Is the National Debt Really That Bad?

Recent data from the U.S. Treasury shows that the government has amassed $84.3 trillion in debts, liabilities and unfunded Social Security and Medicare obligations, or $670,000 for every household in the U.S. This fiscal burden equals 93% of the nation’s private wealth, including the combined value of every American’s assets in real estate, corporate stocks, small businesses, bonds, savings, cash and personal goods like automobiles and furniture.   While $84.3 trillion is bad, it is only the tip of the iceberg.

The federal budget, which is the government’s primary financial planning and control tool, is not bound by accounting rules that are imposed on the private sector. In the words of the U.S. Treasury, the federal budget is prepared “primarily on a cash basis,”  meaning that money is only counted when it is received and expenses reported only when they are paid.  The majority of private sector businesses are required to use the accrual accounting method that requires them to count cash as it is earned and liabilities when they are incurred which gives a more accurate picture of their finances. 

For example, as federal workers earn benefits, such as pension, healthcare, vacation, etc. accrual accounting would measure these obligations in the year they are earned while the government’s cash accounting does allows them to report these obligations when they are paid which may be next year or decades later in the case of federal pensions thereby impairing the usefulness and integrity of financial statements because future financial obligations are hidden from public view.  When these benefits are included in the financial statements, federal workers receive an average of 15% more in compensation than private-sector workers with comparable education and work experience. Postal workers receive an even greater premium.   The latest Treasury report shows that the government currently owes $7.2 trillion in pensions and other benefits to federal workers and veterans. Paying the present value of these benefits would require an average of $57,000 from every household in the U.S. Yet the vast majority of these liabilities are not even reflected in the national debt.

It is pretty much the same for Social Security and Medicare, aka “pay as you go” programs, because the government mainly funds these programs with taxes from younger workers who don’t receive the benefits until they become senior citizens. In contrast, federal law requires private pension plans to be operated as funded plans, meaning that the private employers must account for the financial obligation as the benefits are earned to ensure that older workers’ pensions are not placed on the back of younger workers.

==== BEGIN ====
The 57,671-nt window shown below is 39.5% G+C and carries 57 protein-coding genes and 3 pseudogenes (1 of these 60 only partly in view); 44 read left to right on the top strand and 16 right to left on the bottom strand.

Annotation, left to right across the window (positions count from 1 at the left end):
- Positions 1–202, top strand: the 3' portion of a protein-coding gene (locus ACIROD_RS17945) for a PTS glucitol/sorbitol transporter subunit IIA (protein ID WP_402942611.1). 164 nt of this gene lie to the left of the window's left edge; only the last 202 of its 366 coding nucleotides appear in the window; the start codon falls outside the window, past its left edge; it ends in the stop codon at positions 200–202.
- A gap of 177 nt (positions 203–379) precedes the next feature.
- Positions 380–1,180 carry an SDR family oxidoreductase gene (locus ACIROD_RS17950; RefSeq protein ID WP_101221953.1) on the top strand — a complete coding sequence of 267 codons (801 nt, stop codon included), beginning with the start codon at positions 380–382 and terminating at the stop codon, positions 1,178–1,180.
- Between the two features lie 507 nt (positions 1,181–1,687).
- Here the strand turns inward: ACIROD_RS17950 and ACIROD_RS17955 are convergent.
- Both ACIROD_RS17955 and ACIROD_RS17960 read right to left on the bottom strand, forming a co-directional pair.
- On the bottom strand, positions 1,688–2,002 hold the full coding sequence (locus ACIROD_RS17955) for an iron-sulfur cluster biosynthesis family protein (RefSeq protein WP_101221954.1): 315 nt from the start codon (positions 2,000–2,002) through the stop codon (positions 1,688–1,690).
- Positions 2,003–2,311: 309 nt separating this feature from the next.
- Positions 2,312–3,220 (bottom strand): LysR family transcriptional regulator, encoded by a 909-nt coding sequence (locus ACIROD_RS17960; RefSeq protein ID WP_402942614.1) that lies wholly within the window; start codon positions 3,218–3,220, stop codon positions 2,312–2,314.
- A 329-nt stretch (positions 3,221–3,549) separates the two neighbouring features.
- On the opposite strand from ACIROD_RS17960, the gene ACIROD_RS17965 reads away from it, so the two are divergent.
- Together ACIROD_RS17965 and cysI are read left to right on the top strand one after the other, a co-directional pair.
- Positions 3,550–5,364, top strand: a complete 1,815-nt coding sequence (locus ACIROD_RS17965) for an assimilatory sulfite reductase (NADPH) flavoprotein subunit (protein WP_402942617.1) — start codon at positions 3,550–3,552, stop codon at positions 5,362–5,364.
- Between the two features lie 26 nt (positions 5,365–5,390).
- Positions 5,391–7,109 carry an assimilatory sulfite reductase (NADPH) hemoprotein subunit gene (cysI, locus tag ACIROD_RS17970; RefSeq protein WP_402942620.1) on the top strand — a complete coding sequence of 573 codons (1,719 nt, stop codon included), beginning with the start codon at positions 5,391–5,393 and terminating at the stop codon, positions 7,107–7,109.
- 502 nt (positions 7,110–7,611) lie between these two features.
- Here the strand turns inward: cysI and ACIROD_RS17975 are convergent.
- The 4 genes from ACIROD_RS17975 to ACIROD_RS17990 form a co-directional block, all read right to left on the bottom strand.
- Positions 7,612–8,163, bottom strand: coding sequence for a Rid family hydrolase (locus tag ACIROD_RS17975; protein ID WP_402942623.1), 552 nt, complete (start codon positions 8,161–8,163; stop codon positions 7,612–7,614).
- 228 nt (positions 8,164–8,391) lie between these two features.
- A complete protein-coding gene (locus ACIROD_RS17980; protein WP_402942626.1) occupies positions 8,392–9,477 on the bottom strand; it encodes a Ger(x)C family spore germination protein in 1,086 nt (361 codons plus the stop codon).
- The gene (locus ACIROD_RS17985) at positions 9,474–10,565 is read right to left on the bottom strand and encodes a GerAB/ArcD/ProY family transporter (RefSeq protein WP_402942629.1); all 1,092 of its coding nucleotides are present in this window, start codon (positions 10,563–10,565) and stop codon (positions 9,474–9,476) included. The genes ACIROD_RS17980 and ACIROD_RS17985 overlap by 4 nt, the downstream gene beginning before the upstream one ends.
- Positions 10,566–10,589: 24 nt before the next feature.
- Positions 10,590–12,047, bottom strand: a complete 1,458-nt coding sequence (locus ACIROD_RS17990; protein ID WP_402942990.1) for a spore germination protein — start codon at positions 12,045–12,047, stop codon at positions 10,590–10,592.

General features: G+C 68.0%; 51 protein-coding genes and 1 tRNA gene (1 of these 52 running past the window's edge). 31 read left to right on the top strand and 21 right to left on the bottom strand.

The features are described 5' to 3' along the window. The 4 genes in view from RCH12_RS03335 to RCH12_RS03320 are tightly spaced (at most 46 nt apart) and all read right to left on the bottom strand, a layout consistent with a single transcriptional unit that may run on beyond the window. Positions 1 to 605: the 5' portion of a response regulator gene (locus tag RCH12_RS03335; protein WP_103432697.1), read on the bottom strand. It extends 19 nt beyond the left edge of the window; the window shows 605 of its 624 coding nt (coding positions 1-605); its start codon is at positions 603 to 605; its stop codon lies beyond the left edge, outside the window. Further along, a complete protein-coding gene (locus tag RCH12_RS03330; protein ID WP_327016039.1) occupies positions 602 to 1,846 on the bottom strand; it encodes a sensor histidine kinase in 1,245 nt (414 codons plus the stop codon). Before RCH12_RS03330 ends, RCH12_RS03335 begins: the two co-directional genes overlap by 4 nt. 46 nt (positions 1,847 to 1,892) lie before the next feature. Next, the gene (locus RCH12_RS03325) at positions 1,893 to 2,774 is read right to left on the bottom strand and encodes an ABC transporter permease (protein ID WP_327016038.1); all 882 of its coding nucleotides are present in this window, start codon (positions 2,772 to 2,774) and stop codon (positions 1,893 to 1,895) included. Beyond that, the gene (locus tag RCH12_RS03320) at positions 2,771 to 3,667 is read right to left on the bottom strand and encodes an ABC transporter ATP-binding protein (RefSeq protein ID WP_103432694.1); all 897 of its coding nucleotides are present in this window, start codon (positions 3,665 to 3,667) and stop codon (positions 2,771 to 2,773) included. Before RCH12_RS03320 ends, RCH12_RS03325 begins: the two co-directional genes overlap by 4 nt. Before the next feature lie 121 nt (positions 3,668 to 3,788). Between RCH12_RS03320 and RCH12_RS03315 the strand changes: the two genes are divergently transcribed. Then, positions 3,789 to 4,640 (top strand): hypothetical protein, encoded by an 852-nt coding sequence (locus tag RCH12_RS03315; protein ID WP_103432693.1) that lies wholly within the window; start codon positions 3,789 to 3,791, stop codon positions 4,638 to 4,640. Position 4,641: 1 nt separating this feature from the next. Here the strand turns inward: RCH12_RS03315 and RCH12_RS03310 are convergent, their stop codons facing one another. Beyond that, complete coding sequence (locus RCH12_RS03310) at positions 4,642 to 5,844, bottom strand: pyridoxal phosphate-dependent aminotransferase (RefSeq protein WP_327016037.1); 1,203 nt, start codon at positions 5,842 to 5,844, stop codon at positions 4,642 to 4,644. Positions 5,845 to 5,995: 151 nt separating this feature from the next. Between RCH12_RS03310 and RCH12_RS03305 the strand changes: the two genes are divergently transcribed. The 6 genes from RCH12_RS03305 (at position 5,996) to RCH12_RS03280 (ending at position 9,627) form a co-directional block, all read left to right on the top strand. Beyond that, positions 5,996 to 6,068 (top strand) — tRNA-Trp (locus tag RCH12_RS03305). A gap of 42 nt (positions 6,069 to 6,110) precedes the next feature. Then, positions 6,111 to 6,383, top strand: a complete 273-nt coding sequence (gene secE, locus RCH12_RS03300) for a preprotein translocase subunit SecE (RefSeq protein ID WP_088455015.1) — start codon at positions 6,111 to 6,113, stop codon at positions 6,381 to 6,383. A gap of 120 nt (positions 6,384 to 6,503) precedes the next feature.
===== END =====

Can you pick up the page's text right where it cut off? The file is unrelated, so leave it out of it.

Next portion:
Actuaries measure the obligations of Social Security and Medicare in several different ways but only one, “closed-group” obligations, approximates the concept of accrual accounting in which the shortfall for all current taxpayers and beneficiaries is measured to reflect the true financial burden or liability being passed on to future generations. These burdens amount to $29.0 trillion for Social Security and $32.9 trillion for Medicare.

The actual shortfall may be worse than reported because Treasury data is based on federal government assumptions that are highly optimistic. For example, Medicare Trustees say the cost could easily be higher than projected because ObamaCare will cut Medicare prices to “less than half of their level” prompting providers to withdraw from the system which in turn will force Congress to raise prices and thereby increase Medicare cost.

Most people do not understand that Social Security and Medicare are not a “contractual right,” meaning that there is no legal right to the funds for the workers who contributed. Social Security is nothing more than a payroll tax on an employee and employer and a welfare obligation for government. In the original Social Security Act of 1935, Congress “reserved” the “right to alter, amend, or repeal any provision of this Act.” Consequently, SCOTUS ruled in 1960 that Congress could change benefits as well, leaving them to the whim of Congress which has cut benefits in the past and will probably do so in the future.

The vast bulk of current and impending federal debt is due to increased spending on social programs like Medicare, Social Security, Medicaid, and food stamps. Under current laws and policies, the CBO projects that almost all future growth in spending will be due to these programs and the interest on the national debt which now stands at $19.9 trillion or 107% of the nation’s gross domestic product. But bear in mind that these figures are based on cash accounting and are not an accurate reflection of the government’s true obligations.

Source: Just Facts

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